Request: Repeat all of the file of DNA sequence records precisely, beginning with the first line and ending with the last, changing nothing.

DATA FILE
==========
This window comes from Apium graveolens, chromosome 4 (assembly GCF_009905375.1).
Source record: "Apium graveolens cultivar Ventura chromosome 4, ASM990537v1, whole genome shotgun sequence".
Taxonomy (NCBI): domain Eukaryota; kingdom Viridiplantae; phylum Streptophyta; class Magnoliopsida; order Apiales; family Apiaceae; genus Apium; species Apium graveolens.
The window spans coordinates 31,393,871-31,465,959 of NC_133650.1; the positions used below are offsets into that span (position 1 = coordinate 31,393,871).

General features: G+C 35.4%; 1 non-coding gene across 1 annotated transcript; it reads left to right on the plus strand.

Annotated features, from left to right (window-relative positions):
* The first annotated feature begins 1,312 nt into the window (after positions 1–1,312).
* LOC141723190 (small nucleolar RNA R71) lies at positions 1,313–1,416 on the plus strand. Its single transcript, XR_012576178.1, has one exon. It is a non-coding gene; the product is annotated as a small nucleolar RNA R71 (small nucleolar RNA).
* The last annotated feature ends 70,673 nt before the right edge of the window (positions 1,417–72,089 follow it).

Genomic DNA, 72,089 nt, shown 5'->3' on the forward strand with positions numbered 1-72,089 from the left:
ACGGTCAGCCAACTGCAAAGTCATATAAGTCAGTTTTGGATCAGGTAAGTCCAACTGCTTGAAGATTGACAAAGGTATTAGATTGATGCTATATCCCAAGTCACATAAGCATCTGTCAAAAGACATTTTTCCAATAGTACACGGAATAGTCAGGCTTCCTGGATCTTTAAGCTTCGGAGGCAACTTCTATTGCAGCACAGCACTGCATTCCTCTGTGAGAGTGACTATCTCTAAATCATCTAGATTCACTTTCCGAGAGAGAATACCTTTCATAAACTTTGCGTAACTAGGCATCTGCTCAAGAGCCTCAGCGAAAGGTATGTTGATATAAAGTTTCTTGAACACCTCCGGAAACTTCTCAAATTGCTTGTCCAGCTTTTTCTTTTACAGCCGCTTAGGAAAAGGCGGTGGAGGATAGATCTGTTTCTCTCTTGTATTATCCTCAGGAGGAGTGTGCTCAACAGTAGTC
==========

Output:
This window comes from Apium graveolens, chromosome 4 (assembly GCF_009905375.1).
Source record: "Apium graveolens cultivar Ventura chromosome 4, ASM990537v1, whole genome shotgun sequence".
Taxonomy (NCBI): domain Eukaryota; kingdom Viridiplantae; phylum Streptophyta; class Magnoliopsida; order Apiales; family Apiaceae; genus Apium; species Apium graveolens.
The window spans coordinates 31,393,871-31,465,959 of NC_133650.1; the positions used below are offsets into that span (position 1 = coordinate 31,393,871).

General features: G+C 35.4%; 1 non-coding gene across 1 annotated transcript; it reads left to right on the plus strand.

Annotated features, from left to right (window-relative positions):
* The first annotated feature begins 1,312 nt into the window (after positions 1–1,312).
* LOC141723190 (small nucleolar RNA R71) lies at positions 1,313–1,416 on the plus strand. Its single transcript, XR_012576178.1, has one exon. It is a non-coding gene; the product is annotated as a small nucleolar RNA R71 (small nucleolar RNA).
* The last annotated feature ends 70,673 nt before the right edge of the window (positions 1,417–72,089 follow it).

Genomic DNA, 72,089 nt, shown 5'->3' on the forward strand with positions numbered 1-72,089 from the left:
ACGGTCAGCCAACTGCAAAGTCATATAAGTCAGTTTTGGATCAGGTAAGTCCAACTGCTTGAAGATTGACAAAGGTATTAGATTGATGCTATATCCCAAGTCACATAAGCATCTGTCAAAAGACATTTTTCCAATAGTACACGGAATAGTCAGGCTTCCTGGATCTTTAAGCTTCGGAGGCAACTTCTATTGCAGCACAGCACTGCATTCCTCTGTGAGAGTGACTATCTCTAAATCATCTAGATTCACTTTCCGAGAGAGAATACCTTTCATAAACTTTGCGTAACTAGGCATCTGCTCAAGAGCCTCAGCGAAAGGTATGTTGATATAAAGTTTCTTGAACACCTCCGGAAACTTCTCAAATTGCTTGTCCAGCTTTTTCTTTTACAGCCGCTTAGGAAAAGGCGGTGGAGGATAGATCTGTTTCTCTCTTGTATTATCCTCAGGAGGAGTGTGCTCAACAGTAGTC